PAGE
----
I would agree with all previous sentiment.....Unless you are a well set up, experienced workshop, making kitchens or basic built in furniture, its extremely difficult. I use a guy who just specialises in what I described, its rinse wash repeat and he has it off pat. He does OK, I give him at least £100K of business a year. I have another friend who does more complex and varied stuff - He struggles constantly to keep his business going and I dont use him, as he is too expensive once I have marked his stuff up......I think you need to assume you will never make anything more than the occasional sale of stuff and treat it purely as a hobby in the set up you have described. I am based in London, where there is much more of a market than in Wales and its still incredibly tricky to get people to pay realistic money for handmade stuff.
Sad fact of life I am afraid !
Our CEO has just had a barn converted and has had solid oak floors fitted and an oak staircase made as well as bespoke shelving in the library and study (I suspect you're getting the idea). He has obviously paid for this workmanship so there are people who will. However i earn what you would call a decent salary and I could never justify that expense. It's not a fashion thing, just that there are so many higher priorities in my life that I would spend money on. I live in a modern house and it doesn't really lend itself to lots of built in furniture so not only is it a low priority it's also not something I would ever do in this house. I guess the flip side is that he has just paid a small fortune to have it done so there are people who do still want / need hand built craftsmanship. I buy a lot of furniture from ikea because it matches each other and is well built and lasts. Sure it's not solid oak but I bought some Malm drawers a few years ago £35 for 3 drawers and they still look like new and run smoothly. I couldn't justify £400 for oak ones. I'm even finding just the cost of wood so expensive that it puts me off my hobby. I'm waiting for a quote back for some Iroko and I fear that it might be so costly it puts me off my project (outdoor bench).
DTR":3oxtk6z8 said:
The way to make a small fortune in woodworking is to start with a large fortune.....

=D> Absolutely right! I gather that quite a few aspiring 'designer makers' came from very well remunerated backgrounds - " I've had enough of the City now I've made my pile, and I want to do something more worthwhile". That's great, but try doing it without the comfort and security of a City pile in the bank....

One difference between an amateur and a professional (in many walks of life) is that the amateur practices until they get it right, and the professional keeps going until they can do it very fast indeed and can't get it wrong. You can make a living doing it the professional way, but unless you're a very slick salesman and brilliant at finding mugs with too much money, not the amateur way.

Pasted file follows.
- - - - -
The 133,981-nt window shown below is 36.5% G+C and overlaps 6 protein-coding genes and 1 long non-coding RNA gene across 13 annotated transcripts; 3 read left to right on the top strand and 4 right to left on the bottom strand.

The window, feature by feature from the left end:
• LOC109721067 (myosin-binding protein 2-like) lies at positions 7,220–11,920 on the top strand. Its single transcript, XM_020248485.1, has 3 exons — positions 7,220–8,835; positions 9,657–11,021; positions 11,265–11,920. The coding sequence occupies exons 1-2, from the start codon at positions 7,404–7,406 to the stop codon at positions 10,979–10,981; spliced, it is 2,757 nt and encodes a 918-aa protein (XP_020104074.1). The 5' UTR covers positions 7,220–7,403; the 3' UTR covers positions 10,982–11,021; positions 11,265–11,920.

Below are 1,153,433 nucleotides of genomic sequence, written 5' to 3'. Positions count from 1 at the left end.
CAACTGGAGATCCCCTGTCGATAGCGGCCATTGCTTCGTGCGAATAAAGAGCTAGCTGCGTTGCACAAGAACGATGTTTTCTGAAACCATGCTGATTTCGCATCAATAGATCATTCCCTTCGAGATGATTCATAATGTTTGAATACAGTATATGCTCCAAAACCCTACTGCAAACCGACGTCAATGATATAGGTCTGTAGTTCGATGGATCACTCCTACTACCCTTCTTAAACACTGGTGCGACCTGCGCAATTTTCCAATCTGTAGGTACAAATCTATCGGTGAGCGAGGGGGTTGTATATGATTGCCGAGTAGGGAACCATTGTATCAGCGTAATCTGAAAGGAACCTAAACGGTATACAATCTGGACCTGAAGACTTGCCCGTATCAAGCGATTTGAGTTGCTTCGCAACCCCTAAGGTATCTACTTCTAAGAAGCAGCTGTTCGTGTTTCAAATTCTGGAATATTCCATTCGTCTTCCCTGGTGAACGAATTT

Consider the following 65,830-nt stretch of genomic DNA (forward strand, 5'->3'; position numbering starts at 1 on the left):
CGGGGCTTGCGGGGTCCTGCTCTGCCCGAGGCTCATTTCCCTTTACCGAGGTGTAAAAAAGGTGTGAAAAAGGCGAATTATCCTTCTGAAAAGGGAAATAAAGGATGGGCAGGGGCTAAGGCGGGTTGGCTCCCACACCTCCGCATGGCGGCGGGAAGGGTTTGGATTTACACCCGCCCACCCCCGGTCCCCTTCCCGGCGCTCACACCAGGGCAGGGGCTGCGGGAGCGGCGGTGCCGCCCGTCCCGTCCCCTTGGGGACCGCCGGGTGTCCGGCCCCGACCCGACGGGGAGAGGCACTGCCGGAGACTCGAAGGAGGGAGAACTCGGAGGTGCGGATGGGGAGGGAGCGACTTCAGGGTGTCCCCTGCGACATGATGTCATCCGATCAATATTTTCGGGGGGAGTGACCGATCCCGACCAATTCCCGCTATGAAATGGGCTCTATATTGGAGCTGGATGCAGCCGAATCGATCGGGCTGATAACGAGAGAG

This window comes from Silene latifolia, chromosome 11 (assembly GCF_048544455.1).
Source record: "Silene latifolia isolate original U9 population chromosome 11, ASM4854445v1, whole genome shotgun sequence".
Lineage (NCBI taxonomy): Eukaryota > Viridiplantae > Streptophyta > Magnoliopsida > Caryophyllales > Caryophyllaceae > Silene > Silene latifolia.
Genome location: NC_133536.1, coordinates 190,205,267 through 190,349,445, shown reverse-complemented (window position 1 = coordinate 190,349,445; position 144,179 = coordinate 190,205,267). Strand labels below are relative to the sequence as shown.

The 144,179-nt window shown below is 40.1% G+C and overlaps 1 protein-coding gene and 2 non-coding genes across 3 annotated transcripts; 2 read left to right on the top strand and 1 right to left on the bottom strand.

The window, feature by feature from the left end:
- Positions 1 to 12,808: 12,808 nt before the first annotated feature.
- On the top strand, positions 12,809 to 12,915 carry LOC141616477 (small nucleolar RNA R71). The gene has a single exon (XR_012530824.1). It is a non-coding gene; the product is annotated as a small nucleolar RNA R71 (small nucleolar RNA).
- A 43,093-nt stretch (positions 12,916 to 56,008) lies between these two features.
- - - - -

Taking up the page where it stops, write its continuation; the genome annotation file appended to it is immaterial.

Enjoy woodworking. It's creative, theraputic and deeply rewarding - for an amateur. It's intensely competitive, highly demanding and (once all the business expenses are paid and time expended reckoned in) generally pretty low-paid for the professionals.
psycho_grizz":3usfptdj said:
Weekend warrior here, so far everything I've built up to date is for myself or the family. however, if I wanted to make money to at the very least recuperate my costs from buying so many tools, how could i go about it?
Strictly a hobbyist here with no formal carpentry training. Do you guys sell stuff on etsy? Go to crafts fairs? car boot sales even?
Go and look what actually sells at this sort events and whether you'd make any profit...... be honest and realistic.
American forums says
and they know what sells in the UK ?

From what I've seen, there's virtually no way to just sell a little to cover your costs from amateur woodworking. It's either a full on endevour or a hobby.

You might be able to sell some turned work at craft fairs that will cover the costs of having a stall and the costs of the timber, but you'd be very lucky to generate enough profit to cover tooling costs. It might just be regarded as a fun way of getting rid of surplus projects after all your friends are fed up with receiving gifts ;-)
Scrollers seem to be in a similar situation.

Trying to sell home made furniture seems doomed to failure too. Just the timber costs are greater than most people buy flat packs for.

I enjoy working wood and just have to accept it costs money to do. I've saved myself money by making my own windows and furniture, which is sort of a justification for the expenditure on tooling.
I belong to a Medieval re-enactment group who specialize in the atrizan crafts of the period. Our carpenter makes authentic oak boxes, cost wise they start mid three figures. He is often told ' I can buy a box from Homebase for £25' His reply is go and buy it then, I can't get the wood for that.
Cheeky customers wanting everything so cheap. :evil:

Do they think the wood just grows on trees or something.